“The main thing I’ll remember from last year was how tight our bond was as a team,” Goodrich said. “Also, I’ll remember how relentless our defense was.”
Goodrich starred all over the field for that Titan squad, and that versatility led to many schools wanting him for several different positions. Goodrich is currently being recruited to play wide receiver, safety and cornerback. While he has the potential to play all of those positions effectively, Goodrich would prefer to play cornerback at the collegiate level.
If it wasn’t enough that he can play multiple positions, Goodrich can also play multiple sports at the collegiate level. Besides football, Goodrich is a standout for the Titan basketball team, having led Lee’s Summit West to a 17-1 record this winter. His play has led to him receiving basketball offers from Tulsa, Miami (Ohio), DePaul and Denver University. While Goodrich is tempted to play both sports in college, he currently does not plan to pull double duty.
“I’ve thought about playing both sports in college,” Goodrich said. “But I don’t think I would be able to do both to the best of my ability.”
Goodrich had been a well-known prospect on the recruiting trail most of the winter, holding offers from Missouri, Iowa and Kansas State entering 2017. But his recruiting took a big jump when Nebraska offered him on Jan. 18.
“It was awesome to hear from them,” Goodrich said. “I’ve been waiting on that offer from them and it finally happened.”
Kenny Wilhite extended the offer to Goodrich. Wilhite has been all over Missouri since being put on the road temporarily to replace defensive backs coach Brian Stewart in December. According to Goodrich, Nebraska is currently recruiting him as an athlete at this point.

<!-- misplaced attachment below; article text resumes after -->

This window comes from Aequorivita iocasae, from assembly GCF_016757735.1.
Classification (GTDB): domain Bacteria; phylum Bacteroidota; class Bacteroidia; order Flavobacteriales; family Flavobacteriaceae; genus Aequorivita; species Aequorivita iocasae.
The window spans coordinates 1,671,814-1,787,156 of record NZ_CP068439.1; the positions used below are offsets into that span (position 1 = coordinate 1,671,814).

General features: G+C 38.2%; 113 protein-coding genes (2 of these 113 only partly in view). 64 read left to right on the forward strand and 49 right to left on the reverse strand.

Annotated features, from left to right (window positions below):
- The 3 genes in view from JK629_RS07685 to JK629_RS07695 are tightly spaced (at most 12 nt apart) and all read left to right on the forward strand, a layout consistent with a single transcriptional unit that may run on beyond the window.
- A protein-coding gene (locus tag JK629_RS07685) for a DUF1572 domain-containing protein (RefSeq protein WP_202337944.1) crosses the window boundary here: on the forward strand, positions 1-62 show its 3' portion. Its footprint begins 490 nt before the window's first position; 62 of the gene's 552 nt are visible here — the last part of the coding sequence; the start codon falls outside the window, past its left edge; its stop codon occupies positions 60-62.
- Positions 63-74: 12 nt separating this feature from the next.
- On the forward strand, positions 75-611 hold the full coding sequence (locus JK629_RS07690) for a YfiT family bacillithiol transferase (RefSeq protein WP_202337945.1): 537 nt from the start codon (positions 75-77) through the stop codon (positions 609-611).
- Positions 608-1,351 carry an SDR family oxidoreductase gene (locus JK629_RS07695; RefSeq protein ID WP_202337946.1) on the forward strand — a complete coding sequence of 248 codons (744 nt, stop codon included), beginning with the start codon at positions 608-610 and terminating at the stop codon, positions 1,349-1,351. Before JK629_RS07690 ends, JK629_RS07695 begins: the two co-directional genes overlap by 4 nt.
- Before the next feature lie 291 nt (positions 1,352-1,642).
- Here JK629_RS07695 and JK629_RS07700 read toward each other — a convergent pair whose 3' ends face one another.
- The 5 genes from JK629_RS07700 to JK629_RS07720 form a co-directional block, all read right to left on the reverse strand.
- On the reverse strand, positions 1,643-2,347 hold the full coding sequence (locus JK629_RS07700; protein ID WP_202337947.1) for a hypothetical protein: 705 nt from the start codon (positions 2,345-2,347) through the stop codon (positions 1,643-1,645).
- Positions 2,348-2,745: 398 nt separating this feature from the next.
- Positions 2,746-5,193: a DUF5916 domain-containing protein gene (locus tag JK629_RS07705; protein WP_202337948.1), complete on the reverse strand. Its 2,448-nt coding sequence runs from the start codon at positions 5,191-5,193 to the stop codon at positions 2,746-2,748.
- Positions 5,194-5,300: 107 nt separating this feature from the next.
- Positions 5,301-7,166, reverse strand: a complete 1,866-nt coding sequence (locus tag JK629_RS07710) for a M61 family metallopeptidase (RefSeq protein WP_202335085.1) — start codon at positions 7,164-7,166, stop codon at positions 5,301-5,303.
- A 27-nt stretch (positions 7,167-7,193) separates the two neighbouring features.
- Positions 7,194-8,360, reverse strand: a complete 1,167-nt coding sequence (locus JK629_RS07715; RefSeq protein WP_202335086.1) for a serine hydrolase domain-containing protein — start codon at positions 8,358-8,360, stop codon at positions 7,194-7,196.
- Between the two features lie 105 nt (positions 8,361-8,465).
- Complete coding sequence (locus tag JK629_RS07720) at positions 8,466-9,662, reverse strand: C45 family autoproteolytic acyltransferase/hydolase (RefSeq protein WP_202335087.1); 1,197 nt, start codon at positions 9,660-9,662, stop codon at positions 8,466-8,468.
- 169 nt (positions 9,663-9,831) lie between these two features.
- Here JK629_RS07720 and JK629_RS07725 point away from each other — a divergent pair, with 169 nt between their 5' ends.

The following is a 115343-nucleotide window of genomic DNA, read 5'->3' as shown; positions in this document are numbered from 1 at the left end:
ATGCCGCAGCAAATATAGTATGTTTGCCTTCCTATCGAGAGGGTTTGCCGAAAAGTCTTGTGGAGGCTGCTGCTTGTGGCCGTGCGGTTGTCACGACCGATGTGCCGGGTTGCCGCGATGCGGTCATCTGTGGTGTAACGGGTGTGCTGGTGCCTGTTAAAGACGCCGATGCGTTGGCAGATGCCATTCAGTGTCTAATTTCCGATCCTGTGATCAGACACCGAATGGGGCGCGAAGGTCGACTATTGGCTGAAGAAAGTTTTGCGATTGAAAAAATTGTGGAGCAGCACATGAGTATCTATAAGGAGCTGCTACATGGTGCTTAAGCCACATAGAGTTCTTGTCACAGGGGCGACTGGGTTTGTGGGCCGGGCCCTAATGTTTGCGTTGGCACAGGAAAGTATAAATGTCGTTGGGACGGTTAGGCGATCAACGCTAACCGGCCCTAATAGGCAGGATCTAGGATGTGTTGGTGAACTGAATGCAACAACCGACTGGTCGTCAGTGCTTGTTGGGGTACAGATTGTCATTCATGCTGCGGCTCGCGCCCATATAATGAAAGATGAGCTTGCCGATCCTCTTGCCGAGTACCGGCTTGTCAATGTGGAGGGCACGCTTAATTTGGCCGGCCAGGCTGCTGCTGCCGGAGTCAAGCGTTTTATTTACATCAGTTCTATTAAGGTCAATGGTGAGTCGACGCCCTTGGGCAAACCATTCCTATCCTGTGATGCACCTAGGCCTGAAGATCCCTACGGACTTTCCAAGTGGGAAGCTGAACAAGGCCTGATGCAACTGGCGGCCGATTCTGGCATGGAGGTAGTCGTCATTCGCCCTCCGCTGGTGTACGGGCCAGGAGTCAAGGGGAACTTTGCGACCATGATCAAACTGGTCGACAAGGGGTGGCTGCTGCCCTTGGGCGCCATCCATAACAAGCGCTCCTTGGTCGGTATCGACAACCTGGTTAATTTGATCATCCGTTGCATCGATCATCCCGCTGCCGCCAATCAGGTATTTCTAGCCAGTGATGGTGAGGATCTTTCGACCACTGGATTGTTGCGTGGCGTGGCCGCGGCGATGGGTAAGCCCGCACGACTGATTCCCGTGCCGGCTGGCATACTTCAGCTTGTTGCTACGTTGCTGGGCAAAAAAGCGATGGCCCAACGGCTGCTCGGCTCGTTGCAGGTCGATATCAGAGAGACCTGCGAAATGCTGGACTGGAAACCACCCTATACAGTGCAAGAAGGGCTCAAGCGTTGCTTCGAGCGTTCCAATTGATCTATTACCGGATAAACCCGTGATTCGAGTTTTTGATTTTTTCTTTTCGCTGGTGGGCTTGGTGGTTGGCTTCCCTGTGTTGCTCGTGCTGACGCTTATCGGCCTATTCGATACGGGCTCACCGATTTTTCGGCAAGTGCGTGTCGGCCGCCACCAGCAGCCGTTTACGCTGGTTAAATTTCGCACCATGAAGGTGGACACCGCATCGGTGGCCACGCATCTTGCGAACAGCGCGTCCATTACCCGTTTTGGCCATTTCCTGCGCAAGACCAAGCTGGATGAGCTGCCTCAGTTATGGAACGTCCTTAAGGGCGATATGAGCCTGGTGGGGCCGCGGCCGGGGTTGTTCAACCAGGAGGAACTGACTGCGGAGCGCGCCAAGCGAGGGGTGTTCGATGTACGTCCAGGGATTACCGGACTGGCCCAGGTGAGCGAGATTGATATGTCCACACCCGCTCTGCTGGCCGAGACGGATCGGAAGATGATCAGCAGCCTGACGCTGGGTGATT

Goodrich said that the six schools that have offered him are all relatively even, though he came away impressed from his visit to Kansas on Feb. 4, stating that the Lawrence atmosphere was “pretty fun.”
Besides his Kansas visit, Goodrich also has visits scheduled to see Iowa State and Missouri in the near future. Goodrich does not have a set time for when he intends to commit to a school, but he does know what he will be looking for when he goes to see each school.
“The main thing I’ll be looking at is the relationship between the coach and the players and if the environment is a stable one,” Goodrich said. “I want to know that the coaches recruiting me will still be there when I get to campus.”
Goodrich is part of one of the finest Missouri classes in recent memory, as the state’s talent level compares favorably to the 2012 class that produced Dorial Green-Beckham, Evan Boehm, Jehu Chesson, Durron Neal and Michael Rose-Ivey. Goodrich is honored to be a part of such a talented class for 2018.
“It’s awesome,” Goodrich said. “We’re all just trying to make it to college and then the NFL so we can make our hometowns proud.”